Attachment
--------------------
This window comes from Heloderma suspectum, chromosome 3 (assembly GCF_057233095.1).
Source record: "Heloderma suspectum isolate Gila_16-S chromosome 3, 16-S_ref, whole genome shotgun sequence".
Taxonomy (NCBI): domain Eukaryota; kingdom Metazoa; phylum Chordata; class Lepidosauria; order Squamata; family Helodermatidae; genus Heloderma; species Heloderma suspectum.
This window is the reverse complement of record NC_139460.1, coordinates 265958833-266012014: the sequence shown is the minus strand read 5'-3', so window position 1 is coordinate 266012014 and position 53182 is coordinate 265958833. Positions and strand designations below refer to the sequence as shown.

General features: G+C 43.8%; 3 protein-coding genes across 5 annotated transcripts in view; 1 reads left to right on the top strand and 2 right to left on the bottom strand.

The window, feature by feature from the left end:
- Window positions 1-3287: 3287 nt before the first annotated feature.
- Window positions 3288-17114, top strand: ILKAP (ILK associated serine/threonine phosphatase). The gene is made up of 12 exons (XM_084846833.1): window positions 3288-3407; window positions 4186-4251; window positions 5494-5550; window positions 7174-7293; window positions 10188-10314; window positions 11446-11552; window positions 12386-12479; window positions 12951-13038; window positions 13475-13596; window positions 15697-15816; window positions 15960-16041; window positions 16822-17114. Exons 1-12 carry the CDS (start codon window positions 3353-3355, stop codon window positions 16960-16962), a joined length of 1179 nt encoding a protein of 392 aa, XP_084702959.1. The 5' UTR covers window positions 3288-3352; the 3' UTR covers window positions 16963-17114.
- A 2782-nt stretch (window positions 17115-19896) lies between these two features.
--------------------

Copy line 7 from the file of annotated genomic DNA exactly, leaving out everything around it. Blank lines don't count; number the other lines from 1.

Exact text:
- Window positions 1-3287: 3287 nt before the first annotated feature.